Two new exhibitions explore human impacts and environmental accountability

Maleny artist Shannon Garson – known for her intricately decorated, thrown porcelain vessels – presents more than 40 new works in her new exhibition crafted specifically for Noosa Regional Gallery.

Picture for Gallery media release

Shannon Garson, O Horizon Moon Vases, various sizes. Image courtesy of the artist.

Aptly titled Shimmering World, Garson’s intense observation and intricate drawings of the unique beauty of the sub-tropical rainforest and river’s edge, underpins her fascinating new body of work.

“Garson’s installation of ceramic forms and mirrored drawings are intended to create both an aesthetic and philosophical connection to our view of natural places,” says Gallery Director Michael Brennan.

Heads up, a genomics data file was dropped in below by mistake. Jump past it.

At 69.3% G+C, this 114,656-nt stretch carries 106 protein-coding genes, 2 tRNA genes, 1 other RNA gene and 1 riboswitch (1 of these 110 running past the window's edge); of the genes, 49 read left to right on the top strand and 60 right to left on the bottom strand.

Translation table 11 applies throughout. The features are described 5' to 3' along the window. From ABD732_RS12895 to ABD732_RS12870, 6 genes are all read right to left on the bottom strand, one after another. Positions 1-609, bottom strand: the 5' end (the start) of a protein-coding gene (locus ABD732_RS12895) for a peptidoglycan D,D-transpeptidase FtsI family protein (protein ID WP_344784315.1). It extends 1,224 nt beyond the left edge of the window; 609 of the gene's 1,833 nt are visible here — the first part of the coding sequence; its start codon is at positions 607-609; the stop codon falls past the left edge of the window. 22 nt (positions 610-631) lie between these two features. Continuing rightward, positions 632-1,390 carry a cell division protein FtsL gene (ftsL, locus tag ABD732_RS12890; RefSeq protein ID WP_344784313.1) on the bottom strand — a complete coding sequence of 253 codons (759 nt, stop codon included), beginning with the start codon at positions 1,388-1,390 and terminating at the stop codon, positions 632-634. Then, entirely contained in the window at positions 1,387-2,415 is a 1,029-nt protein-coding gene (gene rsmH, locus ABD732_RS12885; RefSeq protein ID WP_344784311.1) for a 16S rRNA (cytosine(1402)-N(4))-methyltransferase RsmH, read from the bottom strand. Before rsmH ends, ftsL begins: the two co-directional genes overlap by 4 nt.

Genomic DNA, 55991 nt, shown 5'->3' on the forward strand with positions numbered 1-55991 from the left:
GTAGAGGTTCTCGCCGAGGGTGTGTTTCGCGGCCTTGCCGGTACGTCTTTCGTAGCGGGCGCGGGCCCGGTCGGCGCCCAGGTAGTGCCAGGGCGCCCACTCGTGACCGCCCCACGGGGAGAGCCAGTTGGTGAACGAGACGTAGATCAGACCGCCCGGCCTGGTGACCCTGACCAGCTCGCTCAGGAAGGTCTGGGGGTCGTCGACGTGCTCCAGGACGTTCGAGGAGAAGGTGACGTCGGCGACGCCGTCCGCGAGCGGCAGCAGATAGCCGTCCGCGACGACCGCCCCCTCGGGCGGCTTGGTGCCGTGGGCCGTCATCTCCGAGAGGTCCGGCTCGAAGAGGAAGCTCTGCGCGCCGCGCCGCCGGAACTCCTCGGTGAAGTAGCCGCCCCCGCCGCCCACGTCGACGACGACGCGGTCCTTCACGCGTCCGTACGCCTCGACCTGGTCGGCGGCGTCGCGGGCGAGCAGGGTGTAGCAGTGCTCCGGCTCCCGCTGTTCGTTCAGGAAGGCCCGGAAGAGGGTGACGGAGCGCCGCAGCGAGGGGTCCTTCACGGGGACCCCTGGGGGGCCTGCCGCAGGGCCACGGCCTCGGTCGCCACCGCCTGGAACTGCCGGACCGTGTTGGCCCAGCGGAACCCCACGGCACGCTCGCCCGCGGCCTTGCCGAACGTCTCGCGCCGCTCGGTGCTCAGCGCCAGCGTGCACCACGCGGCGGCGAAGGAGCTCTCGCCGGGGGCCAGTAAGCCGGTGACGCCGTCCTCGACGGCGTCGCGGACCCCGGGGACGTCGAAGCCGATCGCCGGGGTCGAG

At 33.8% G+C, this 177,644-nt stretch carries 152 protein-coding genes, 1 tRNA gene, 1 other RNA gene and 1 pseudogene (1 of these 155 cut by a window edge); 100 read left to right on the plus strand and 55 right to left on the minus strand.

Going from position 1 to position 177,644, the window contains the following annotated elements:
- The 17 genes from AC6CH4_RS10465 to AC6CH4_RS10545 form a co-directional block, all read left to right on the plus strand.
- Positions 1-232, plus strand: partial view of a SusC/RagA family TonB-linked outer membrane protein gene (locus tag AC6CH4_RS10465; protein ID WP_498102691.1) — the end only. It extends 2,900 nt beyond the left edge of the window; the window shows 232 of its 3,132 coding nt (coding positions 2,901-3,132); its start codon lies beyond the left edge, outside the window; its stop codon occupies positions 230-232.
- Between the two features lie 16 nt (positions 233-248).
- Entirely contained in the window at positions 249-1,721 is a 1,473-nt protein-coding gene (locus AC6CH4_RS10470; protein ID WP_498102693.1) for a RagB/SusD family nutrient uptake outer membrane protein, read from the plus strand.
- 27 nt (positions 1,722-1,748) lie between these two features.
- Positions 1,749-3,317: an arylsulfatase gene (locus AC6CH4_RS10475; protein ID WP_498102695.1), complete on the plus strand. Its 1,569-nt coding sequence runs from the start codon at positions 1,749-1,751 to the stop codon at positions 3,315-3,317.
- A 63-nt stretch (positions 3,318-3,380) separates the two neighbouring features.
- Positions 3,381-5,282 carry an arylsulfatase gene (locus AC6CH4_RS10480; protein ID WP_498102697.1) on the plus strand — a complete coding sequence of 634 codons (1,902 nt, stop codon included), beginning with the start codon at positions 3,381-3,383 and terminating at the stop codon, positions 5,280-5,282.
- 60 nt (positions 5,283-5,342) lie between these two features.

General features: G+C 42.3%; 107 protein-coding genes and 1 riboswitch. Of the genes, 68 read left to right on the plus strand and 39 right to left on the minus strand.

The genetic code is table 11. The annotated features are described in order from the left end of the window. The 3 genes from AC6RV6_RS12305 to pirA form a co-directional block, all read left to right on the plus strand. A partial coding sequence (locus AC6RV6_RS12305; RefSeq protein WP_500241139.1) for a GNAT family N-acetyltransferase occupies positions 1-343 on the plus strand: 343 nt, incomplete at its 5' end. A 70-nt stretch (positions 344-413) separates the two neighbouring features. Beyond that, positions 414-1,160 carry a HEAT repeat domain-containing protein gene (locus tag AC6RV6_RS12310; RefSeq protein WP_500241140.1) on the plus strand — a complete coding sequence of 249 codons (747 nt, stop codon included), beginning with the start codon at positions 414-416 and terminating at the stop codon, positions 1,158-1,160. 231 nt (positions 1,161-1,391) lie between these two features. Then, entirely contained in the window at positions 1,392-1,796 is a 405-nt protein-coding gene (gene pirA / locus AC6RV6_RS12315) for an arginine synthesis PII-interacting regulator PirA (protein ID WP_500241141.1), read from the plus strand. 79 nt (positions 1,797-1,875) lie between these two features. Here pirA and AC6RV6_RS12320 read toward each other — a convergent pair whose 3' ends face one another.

Garson explores the boundaries of what it is to be human in what she enthusiastically describes as a “shimmering, changeable and dazzling world”.

Garson’s work asks us to take a closer look at the delicate minutiae of our environment and by extension, to be more mindful of the way we might impact it.

Similarly, local artist Yanni Van Zijl also considers the human experience and environmental accountability in her new sensory installation Casuistry, also at Noosa Regional Gallery.

The artist is synonymous with environmental activism through art, so it’s no wonder Van Zijl’s arresting new exhibition infers the relationship between human actions and the consequential events that follow.

Van Zijl, who explores the intersection between art and environmental issues through sculpture, installation, film and performance, says, “sadly there is no shortage of material to make work regarding human impact on the planet.”

“Nature offers wonder, excitement, beauty and intellect. How can I not make work in defence of preserving what in essence preserves us?”

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